As the majority of publicly available axolotl genomic data comes from expressed sequence tag (EST) sequencing, and as the average intron length in the axolotl genome is greater than 10 kb (Smith et al., 2009), only a subset of targets found within EST sequences are spaced sufficiently far from intron-exon boundaries to be reliably detected with PCR-based methods. Rapid, endonuclease-based methods of screening pooled PCR products cannot be used to assess mutation frequency when putative mutation sites are near the edges of small PCR products. Thus, to initially assess the efficacy of this RGN system in the axolotl, we used a phenotypic, rather than genotypic, screening approach and selected targets that would produce unique, unambiguous phenotypes.
Functional ablation of EGFP in Tg(CAGG:EGFP) transgenic animals
We first tried to identify the optimal concentrations of sgRNA and cas9 sufficient to induce observable loss of EGFP in the Tg(CAGG:EGFP) transgenic line (Sobkow et al., 2006). We injected various concentrations of cas9 with an EGFP-directed sgRNA into embryos produced from a mating of a single-copy Tg(CAGG:EGFP) animal with a wild-type animal, ∼50% of which were expected to display uniform EGFP expression when not injected with RGNs. At several weeks post-injection, the viability of larvae injected with RGN was similar to those injected with mRNA encoding a neutral nls-EGFP (Fig. 1A). Although we observed little loss of EGFP in larvae injected with less than 100 pg sgRNA at any concentration of cas9, at the highest concentrations of cas9 and sgRNA tested, namely 500 pg and 100 pg, respectively, we observed promising evidence of RGN activity (Fig. 1A). Observing animals under fluorescence, we found that, unlike their uninjected transgenic siblings which display uniform EGFP expression (Fig. 1B,C′), many RGN-injected animals displayed unambiguous loss of EGFP while retaining some EGFP expression (Fig. 1A,D,E′).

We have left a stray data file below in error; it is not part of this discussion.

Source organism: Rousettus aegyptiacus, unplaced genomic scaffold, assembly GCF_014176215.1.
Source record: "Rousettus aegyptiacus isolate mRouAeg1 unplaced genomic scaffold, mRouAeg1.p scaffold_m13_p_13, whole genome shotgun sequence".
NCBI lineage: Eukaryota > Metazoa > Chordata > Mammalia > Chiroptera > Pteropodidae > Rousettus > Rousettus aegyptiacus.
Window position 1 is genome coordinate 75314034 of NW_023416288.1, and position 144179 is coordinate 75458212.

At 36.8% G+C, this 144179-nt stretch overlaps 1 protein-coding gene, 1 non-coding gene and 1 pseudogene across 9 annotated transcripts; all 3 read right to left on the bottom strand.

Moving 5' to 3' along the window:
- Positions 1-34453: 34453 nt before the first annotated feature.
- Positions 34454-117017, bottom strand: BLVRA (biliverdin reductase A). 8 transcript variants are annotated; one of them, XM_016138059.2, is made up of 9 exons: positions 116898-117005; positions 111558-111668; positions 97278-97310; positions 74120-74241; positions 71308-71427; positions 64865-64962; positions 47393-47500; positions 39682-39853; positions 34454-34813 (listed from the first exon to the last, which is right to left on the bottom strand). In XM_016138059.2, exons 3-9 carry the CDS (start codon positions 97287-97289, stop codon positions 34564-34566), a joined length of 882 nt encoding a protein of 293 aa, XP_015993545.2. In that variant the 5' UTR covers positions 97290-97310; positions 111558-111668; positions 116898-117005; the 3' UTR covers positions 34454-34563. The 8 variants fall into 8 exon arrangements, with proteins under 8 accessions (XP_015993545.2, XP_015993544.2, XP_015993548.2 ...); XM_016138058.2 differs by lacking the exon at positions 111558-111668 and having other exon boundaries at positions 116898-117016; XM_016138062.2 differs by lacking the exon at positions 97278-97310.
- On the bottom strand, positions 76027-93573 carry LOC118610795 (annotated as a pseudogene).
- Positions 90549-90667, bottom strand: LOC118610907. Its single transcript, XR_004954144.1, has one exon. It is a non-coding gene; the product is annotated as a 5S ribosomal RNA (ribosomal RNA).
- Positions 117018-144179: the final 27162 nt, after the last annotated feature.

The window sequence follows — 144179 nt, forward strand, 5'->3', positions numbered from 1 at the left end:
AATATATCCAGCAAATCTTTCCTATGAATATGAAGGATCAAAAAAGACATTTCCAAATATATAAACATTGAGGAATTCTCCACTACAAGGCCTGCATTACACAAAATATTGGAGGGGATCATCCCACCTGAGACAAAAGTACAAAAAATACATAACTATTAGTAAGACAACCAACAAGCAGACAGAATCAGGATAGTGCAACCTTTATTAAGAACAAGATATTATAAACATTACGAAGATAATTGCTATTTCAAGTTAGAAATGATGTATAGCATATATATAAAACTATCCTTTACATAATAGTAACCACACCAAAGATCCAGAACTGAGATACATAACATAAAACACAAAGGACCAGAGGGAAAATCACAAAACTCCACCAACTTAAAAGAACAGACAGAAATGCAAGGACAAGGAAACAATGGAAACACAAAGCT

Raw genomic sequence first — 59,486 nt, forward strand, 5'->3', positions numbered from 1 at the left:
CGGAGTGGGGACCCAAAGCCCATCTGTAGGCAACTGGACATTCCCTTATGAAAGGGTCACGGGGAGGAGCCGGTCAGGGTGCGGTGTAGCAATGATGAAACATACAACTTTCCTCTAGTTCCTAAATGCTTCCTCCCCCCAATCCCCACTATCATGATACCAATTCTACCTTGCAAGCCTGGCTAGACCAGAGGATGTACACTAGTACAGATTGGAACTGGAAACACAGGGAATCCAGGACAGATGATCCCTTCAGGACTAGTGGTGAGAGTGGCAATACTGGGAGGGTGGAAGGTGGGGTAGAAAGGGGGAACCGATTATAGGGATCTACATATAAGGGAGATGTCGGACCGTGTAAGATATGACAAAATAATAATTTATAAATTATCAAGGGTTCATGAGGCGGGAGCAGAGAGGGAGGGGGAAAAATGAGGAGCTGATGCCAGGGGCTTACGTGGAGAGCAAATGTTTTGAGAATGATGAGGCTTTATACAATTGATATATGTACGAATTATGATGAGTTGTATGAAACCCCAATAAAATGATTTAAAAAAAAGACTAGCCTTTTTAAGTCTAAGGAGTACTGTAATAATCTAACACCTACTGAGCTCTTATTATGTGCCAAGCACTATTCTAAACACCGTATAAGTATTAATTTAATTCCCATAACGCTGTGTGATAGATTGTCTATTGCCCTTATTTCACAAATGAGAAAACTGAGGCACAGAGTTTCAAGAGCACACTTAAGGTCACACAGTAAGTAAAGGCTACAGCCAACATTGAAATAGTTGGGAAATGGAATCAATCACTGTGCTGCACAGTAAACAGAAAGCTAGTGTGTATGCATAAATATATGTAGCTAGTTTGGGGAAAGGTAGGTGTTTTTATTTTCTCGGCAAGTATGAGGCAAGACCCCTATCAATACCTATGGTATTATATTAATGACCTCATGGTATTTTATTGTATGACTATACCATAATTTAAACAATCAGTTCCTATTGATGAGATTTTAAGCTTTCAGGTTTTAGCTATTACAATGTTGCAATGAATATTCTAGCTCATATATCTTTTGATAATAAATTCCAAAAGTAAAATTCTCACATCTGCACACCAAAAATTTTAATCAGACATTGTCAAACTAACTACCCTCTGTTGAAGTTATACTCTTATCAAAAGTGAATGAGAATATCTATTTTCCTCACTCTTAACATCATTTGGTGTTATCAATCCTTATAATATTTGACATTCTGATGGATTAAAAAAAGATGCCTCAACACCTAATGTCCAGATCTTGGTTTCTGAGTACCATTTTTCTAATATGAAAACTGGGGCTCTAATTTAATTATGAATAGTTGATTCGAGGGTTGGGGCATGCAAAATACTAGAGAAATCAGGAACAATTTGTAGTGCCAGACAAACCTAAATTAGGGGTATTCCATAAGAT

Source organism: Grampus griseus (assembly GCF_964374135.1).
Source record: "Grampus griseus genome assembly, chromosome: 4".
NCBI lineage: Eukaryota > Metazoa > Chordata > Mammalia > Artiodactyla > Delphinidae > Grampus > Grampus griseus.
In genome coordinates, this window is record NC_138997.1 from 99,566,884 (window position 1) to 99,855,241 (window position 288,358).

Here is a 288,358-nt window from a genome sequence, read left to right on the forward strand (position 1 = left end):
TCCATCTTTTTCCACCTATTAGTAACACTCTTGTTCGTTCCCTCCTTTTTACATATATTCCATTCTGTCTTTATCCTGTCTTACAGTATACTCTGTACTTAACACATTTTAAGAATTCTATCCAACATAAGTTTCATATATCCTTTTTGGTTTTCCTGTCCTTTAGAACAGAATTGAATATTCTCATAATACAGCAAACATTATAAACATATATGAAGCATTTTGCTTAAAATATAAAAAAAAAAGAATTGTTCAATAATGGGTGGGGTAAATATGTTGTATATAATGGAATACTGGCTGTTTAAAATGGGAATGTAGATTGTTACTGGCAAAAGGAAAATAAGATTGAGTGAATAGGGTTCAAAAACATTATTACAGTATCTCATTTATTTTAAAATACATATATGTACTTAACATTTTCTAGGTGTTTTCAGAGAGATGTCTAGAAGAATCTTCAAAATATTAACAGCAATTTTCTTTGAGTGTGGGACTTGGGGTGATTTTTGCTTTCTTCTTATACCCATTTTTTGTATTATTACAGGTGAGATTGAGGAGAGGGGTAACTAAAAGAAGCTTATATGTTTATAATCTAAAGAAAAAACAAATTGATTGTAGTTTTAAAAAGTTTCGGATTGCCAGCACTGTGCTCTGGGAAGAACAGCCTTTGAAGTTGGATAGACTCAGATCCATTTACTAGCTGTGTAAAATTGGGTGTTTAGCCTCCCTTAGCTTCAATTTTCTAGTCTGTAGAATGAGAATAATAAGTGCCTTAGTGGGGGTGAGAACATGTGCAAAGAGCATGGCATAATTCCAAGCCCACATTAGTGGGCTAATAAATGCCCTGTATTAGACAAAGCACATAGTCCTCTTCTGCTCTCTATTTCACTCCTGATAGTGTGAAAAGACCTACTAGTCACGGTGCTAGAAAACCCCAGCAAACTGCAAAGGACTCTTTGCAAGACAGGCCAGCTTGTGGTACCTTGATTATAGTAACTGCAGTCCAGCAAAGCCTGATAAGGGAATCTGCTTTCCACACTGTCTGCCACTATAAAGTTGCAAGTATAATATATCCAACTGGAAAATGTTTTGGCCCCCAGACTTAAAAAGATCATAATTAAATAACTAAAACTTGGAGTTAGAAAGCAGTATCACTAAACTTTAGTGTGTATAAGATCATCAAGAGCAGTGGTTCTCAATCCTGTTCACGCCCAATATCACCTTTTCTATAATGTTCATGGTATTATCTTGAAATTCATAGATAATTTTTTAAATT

Of the surviving animals at 3 weeks post-injection, 87% were still viable 4 months post-injection (14 of 16), at which point all EGFP-negative animals were sacrificed. PCR of pooled DNA extracted from whole animals with no apparent EGFP expression revealed the presence of the Tg(CAGG:EGFP) transgene. Subsequent PCR analysis of DNA extracted from eight individual animals lacking EGFP expression revealed two apparently carrying the transgene, which suggests complete functional ablation of EGFP. We sequenced 32 clones from one such animal and found that they all contained indels at the targeted site (Fig. 1F). To determine whether the Tg(CAGG:EGFP) transgenic line contains a single integration or tandem integrations of the transgene, we carried out real-time quantitative PCR of EGFP from such animals. The results suggest that there is only single-copy integration of this transgene (supplementary material Fig. S1A).
Both our sequencing from an individual animal with no apparent EGFP expression and from two animals displaying very few EGFP-positive cells (supplementary material Fig. S1B) reveal numerous mutations per animal. Thus, in these cases, the high RGN-induced phenotype penetrance does not arise from mutations incurred within the first few cell divisions after development. Two subsequent injections of cas9 with RGNs directed against EGFP produced embryos with non-Mendelian distributions of EGFP expression (3 of 23, and 4 of 13) at 2 weeks post-fertilization, and the remaining EGFP-positive embryos all displayed evident loss of EGFP. We have maintained several selected animals displaying extremely high levels of EGFP suppression for over 6 months (supplementary material Fig. S1C), indicating that high RGN-induced mutation rates can be achieved without long-term deleterious effects.